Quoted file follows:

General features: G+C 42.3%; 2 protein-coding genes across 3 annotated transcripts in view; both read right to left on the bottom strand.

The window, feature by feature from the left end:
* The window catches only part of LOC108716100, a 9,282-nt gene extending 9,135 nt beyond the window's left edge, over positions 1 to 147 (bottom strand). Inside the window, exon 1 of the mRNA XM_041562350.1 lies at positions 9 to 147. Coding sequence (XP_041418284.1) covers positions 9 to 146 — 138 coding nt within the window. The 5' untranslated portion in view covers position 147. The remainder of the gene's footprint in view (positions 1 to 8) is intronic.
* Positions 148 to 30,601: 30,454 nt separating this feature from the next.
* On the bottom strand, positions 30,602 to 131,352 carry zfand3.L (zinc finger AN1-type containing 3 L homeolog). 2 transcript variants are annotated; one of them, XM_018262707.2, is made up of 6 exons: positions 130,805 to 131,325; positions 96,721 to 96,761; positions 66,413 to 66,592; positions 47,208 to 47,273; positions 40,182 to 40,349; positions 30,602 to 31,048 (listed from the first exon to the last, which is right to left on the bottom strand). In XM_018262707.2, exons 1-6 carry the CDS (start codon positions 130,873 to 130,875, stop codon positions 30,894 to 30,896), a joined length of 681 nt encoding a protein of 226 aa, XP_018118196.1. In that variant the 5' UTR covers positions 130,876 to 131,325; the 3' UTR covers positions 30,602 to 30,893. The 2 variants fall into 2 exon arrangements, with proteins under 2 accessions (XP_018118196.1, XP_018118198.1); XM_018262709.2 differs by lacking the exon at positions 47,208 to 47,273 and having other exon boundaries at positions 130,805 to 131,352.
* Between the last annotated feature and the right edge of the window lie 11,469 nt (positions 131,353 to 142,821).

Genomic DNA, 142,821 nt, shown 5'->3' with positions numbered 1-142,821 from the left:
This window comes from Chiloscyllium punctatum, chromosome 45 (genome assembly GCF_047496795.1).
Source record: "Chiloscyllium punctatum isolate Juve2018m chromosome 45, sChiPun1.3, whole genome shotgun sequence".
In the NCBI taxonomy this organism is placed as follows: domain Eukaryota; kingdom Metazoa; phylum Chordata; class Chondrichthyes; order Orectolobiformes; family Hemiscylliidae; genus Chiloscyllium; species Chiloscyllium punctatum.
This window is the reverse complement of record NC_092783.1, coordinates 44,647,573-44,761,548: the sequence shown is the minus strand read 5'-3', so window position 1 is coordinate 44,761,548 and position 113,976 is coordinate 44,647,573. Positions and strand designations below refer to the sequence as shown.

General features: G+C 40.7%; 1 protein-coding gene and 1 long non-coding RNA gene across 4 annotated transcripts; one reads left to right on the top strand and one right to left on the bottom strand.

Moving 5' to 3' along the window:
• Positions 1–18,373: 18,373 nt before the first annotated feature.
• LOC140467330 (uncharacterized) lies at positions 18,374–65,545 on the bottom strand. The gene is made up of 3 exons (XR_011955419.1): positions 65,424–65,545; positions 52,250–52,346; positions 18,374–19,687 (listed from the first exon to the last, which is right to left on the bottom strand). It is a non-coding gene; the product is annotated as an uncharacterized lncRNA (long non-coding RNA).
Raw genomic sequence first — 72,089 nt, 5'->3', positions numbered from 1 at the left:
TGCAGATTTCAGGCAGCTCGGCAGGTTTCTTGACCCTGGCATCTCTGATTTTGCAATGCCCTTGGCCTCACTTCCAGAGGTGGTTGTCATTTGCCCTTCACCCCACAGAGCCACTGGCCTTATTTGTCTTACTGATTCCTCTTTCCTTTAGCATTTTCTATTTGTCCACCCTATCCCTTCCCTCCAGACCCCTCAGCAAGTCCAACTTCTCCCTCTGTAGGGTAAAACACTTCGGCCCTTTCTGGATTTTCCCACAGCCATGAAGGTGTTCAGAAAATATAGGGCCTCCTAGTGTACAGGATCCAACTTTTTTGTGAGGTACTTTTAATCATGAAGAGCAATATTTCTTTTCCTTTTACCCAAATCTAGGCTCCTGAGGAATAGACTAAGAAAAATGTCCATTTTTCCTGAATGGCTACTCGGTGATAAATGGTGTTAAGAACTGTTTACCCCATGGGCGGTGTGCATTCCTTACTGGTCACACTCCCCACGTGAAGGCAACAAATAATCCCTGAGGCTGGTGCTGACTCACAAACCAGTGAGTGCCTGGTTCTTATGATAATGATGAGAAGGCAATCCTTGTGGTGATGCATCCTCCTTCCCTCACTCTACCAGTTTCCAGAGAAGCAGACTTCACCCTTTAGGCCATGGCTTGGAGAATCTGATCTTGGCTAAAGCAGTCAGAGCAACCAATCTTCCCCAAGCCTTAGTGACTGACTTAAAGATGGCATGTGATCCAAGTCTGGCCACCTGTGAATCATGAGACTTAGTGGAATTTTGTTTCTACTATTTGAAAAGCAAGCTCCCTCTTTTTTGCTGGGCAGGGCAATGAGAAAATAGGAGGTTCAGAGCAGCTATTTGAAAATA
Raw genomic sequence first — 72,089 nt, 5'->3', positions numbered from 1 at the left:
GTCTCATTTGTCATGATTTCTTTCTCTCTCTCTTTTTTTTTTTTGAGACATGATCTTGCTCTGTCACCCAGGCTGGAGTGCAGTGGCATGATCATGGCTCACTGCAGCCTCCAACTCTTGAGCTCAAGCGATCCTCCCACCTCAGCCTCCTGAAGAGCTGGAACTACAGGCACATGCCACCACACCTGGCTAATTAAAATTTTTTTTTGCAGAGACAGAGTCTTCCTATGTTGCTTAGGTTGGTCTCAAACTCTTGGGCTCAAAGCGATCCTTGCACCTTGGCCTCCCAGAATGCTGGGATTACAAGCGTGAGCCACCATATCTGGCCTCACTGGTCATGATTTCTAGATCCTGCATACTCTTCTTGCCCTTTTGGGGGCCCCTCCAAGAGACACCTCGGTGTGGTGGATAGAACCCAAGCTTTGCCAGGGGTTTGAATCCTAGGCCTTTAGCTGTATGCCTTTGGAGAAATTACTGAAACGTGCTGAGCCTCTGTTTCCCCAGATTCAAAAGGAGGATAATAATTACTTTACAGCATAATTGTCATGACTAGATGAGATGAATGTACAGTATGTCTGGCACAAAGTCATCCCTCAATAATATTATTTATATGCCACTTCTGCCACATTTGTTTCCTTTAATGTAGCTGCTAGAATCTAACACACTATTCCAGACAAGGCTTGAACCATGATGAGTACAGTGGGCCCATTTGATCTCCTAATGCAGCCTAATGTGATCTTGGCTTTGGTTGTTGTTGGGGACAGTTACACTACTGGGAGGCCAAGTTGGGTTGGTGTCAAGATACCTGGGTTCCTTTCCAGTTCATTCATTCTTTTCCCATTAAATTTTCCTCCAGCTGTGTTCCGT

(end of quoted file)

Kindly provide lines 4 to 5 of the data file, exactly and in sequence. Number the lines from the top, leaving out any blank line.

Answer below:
* Positions 148 to 30,601: 30,454 nt separating this feature from the next.
* On the bottom strand, positions 30,602 to 131,352 carry zfand3.L (zinc finger AN1-type containing 3 L homeolog). 2 transcript variants are annotated; one of them, XM_018262707.2, is made up of 6 exons: positions 130,805 to 131,325; positions 96,721 to 96,761; positions 66,413 to 66,592; positions 47,208 to 47,273; positions 40,182 to 40,349; positions 30,602 to 31,048 (listed from the first exon to the last, which is right to left on the bottom strand). In XM_018262707.2, exons 1-6 carry the CDS (start codon positions 130,873 to 130,875, stop codon positions 30,894 to 30,896), a joined length of 681 nt encoding a protein of 226 aa, XP_018118196.1. In that variant the 5' UTR covers positions 130,876 to 131,325; the 3' UTR covers positions 30,602 to 30,893. The 2 variants fall into 2 exon arrangements, with proteins under 2 accessions (XP_018118196.1, XP_018118198.1); XM_018262709.2 differs by lacking the exon at positions 47,208 to 47,273 and having other exon boundaries at positions 130,805 to 131,352.